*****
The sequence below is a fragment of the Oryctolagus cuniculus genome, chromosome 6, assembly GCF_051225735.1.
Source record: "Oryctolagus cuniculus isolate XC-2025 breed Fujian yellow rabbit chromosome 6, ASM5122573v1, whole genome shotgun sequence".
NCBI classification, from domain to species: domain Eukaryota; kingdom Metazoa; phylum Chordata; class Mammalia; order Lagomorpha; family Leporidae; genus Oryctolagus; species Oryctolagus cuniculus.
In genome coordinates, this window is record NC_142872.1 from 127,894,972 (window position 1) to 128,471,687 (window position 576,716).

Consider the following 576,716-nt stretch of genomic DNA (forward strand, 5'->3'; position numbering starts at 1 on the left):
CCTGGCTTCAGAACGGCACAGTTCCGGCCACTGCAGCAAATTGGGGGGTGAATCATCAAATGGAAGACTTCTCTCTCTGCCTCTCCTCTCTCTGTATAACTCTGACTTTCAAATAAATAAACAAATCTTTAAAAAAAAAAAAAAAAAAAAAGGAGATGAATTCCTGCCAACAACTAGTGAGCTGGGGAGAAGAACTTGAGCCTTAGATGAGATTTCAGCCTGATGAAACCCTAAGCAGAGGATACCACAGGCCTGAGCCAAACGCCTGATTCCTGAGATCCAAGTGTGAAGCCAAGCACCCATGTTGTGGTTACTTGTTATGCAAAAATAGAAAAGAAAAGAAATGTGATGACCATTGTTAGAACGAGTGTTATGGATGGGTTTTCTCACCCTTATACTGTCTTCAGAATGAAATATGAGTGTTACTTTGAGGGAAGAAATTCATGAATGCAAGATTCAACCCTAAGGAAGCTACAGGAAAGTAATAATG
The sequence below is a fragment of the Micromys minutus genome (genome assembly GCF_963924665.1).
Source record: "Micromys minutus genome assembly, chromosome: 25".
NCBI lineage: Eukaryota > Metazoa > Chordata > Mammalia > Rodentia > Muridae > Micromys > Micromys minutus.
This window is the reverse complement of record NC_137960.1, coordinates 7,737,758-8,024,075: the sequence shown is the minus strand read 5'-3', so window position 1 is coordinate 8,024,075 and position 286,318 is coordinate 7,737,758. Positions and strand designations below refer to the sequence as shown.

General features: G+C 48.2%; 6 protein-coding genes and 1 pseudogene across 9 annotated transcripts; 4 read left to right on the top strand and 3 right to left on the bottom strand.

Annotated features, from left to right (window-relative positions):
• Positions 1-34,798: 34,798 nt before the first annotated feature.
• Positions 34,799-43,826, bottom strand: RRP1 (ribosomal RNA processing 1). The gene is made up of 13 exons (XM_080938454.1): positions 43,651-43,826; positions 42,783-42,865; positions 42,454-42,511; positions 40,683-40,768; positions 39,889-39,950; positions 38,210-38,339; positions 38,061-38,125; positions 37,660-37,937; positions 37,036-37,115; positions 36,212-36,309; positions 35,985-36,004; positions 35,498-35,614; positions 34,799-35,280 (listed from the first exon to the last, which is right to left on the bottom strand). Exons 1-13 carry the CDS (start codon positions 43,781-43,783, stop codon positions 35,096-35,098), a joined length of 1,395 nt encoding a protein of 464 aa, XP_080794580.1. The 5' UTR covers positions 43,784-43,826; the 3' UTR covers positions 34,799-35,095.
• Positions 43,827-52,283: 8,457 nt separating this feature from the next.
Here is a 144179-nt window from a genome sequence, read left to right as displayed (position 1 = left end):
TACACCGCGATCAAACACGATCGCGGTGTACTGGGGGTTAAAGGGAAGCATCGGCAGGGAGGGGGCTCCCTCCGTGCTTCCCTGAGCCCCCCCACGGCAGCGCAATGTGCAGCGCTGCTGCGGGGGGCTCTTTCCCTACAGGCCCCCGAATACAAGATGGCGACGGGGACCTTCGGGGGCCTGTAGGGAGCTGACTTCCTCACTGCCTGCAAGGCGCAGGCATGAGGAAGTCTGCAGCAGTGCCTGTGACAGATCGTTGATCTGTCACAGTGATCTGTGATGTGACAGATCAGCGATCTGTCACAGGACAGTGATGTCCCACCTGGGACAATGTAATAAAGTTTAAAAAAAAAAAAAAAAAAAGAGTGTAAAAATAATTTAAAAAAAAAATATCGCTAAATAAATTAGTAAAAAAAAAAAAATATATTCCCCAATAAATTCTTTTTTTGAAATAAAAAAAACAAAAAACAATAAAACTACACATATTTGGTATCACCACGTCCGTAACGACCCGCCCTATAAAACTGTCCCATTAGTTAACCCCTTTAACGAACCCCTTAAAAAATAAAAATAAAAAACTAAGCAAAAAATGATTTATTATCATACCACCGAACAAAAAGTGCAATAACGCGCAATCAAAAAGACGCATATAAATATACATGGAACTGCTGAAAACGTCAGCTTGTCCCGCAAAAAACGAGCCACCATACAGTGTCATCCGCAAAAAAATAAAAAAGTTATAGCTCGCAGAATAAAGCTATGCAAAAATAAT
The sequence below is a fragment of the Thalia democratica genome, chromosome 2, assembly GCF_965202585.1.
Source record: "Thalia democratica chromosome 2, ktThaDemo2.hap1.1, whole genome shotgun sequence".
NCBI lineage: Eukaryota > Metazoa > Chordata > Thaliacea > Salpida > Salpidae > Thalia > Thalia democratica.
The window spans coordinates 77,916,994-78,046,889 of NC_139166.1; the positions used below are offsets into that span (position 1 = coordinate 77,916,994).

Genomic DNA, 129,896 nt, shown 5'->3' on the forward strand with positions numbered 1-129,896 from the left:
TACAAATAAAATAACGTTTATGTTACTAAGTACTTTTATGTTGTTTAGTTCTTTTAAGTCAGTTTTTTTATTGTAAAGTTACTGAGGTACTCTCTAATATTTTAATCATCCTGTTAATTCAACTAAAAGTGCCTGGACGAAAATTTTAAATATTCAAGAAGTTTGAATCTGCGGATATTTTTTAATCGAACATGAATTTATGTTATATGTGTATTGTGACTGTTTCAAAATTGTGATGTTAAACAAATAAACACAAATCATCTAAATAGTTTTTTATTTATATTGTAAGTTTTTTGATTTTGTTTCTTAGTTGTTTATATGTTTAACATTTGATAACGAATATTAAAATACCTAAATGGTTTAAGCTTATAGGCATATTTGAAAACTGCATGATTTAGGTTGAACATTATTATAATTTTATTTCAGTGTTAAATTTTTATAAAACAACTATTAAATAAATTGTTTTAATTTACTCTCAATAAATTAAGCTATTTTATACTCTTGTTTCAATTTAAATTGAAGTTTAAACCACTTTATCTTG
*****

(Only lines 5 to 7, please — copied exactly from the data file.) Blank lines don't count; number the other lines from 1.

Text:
Consider the following 576,716-nt stretch of genomic DNA (forward strand, 5'->3'; position numbering starts at 1 on the left):
CCTGGCTTCAGAACGGCACAGTTCCGGCCACTGCAGCAAATTGGGGGGTGAATCATCAAATGGAAGACTTCTCTCTCTGCCTCTCCTCTCTCTGTATAACTCTGACTTTCAAATAAATAAACAAATCTTTAAAAAAAAAAAAAAAAAAAAAGGAGATGAATTCCTGCCAACAACTAGTGAGCTGGGGAGAAGAACTTGAGCCTTAGATGAGATTTCAGCCTGATGAAACCCTAAGCAGAGGATACCACAGGCCTGAGCCAAACGCCTGATTCCTGAGATCCAAGTGTGAAGCCAAGCACCCATGTTGTGGTTACTTGTTATGCAAAAATAGAAAAGAAAAGAAATGTGATGACCATTGTTAGAACGAGTGTTATGGATGGGTTTTCTCACCCTTATACTGTCTTCAGAATGAAATATGAGTGTTACTTTGAGGGAAGAAATTCATGAATGCAAGATTCAACCCTAAGGAAGCTACAGGAAAGTAATAATG
The sequence below is a fragment of the Micromys minutus genome (genome assembly GCF_963924665.1).